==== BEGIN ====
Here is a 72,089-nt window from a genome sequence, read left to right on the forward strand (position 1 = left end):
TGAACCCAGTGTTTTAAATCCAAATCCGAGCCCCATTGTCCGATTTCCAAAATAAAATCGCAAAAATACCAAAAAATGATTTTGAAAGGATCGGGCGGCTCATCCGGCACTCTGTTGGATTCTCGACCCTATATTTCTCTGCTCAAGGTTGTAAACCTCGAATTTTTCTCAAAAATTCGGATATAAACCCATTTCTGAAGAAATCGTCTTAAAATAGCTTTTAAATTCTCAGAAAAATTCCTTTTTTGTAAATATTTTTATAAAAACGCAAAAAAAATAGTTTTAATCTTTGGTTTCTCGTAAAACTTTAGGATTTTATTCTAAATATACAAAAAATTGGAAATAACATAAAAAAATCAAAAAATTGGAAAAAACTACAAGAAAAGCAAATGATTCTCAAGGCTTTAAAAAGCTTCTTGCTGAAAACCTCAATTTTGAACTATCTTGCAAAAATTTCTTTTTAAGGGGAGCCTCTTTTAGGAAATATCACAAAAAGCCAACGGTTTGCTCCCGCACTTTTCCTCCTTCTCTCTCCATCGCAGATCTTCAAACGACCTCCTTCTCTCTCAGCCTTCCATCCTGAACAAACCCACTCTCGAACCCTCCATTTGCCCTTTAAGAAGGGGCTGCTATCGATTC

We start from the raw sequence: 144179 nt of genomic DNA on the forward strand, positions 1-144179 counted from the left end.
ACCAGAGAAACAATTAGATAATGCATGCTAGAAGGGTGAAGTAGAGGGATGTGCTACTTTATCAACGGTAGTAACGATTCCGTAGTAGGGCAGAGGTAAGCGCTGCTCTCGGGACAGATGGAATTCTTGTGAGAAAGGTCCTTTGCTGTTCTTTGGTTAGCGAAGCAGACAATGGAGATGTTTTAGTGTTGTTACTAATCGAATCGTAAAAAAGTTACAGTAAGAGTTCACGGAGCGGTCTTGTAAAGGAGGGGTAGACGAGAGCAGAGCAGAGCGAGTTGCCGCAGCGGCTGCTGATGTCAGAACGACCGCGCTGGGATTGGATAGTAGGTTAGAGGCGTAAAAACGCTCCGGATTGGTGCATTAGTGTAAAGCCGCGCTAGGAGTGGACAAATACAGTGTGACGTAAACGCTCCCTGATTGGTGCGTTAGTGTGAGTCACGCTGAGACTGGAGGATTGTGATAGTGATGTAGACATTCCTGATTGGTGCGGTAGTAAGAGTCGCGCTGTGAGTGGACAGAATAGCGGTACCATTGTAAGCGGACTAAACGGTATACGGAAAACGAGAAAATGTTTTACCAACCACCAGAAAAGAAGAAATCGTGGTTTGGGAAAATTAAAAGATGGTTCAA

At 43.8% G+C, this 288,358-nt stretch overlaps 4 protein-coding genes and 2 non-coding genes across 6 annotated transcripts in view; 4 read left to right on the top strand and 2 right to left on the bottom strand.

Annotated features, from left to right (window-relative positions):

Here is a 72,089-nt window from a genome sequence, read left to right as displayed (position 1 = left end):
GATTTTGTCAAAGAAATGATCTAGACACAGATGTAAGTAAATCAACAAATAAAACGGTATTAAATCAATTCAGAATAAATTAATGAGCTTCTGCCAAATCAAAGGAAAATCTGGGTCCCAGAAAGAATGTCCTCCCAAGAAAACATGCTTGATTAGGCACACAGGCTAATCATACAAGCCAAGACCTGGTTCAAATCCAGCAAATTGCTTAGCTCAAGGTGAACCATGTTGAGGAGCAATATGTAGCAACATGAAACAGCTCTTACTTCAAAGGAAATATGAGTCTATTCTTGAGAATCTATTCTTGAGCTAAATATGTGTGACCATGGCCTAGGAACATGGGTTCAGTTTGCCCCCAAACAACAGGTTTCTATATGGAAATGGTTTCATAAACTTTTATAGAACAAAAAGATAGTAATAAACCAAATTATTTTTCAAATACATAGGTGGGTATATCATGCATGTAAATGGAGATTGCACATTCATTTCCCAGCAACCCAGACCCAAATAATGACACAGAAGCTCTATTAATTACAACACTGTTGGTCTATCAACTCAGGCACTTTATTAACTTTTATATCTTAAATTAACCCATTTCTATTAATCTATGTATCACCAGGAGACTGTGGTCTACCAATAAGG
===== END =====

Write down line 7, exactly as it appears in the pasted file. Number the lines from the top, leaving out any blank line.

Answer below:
Here is a 72,089-nt window from a genome sequence, read left to right as displayed (position 1 = left end):